development before becoming vice president and then president. “There are no books that teach you what I’ve learned working my way up in the business over the last two decades,” he says. “With our product, I can seduce intelligent people to work with us to run the ﬁnancial aspect – in fact they have proved to be some of my best teachers. What I love is not numbers or reports, but watches.” There must be some stress in taking over the reins of a family business, and Stern says the greatest challenge has been accepting he is not the same person as his father. “Many people taking over a family business expect to be as good as their parents. But I don’t think I should try to be the same. They key is to surround yourself with great people to call on when help is needed.” Under Stern the business has ﬂourished. When his father took over as managing director in 1977 there were 150 employees. Today there are close to 1,500.
Typically for a family businessman, Stern takes a keen interest in his workers. “The greatest lesson I’ve learned from my parents is to respect people and to say thank you. There are people in our factory responsible for making the smallest holes on miniscule watch components and they are not on the highest salaries, but if they don’t do it, I don’t have watches. My father really pushed me to appreciate other people’s hard work,” he says. Stern knows that the family business image is important for customers. “With most brands, CEOs are not experts on the product, they are more concerned about shareholders. But our customers really care about the manufacturer of their watches,” he says. “Our customers appreciate the fact we are a family business. They enjoy meeting us, sharing our passion about passing their watches on to the next generation of their families.” If there is one challenge to ﬁrms like Patek Philippe, with their tra-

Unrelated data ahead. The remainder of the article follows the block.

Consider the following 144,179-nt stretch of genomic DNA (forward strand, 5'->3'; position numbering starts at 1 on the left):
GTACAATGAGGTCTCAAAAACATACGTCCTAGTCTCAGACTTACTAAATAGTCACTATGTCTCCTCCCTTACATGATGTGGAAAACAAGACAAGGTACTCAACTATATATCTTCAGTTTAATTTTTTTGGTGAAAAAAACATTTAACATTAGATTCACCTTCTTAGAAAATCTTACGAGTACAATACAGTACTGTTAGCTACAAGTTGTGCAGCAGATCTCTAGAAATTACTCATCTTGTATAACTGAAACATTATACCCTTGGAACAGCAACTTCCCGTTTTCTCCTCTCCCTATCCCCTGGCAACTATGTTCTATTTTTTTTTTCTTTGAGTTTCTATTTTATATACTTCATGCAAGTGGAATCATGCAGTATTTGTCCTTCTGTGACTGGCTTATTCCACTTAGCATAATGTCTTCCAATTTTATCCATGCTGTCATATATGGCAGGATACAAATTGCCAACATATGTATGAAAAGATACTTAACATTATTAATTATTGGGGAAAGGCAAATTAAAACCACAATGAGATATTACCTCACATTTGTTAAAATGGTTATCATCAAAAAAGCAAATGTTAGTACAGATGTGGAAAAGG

dition and craftsmanship, it is technology. As if to underline that he is in tune with the modern world, Stern checked his iPhone twice during our meeting, once to clear time for the photographer. Is he worried that Patek Philippe might be left behind? Not at all. “I have noticed that the more successful digital and virtual technology have become, the more success we have had with our mechanical technology,” he says. “We have many clients from the IT and technology industry. Their own products have a short shelf life, which is probably why they love our watches. The fact there is no battery and that it’s all handcrafted somehow brings you down to earth.” In a functional world, there will be always be a place for luxury, he thinks. “No-one needs a Patek Philippe watch. The only one who is stuck with no choice but to wear one is me,” he quips. “Our work is not vital, it’s about beauty, passion and history. That’s why it has to be perfect.”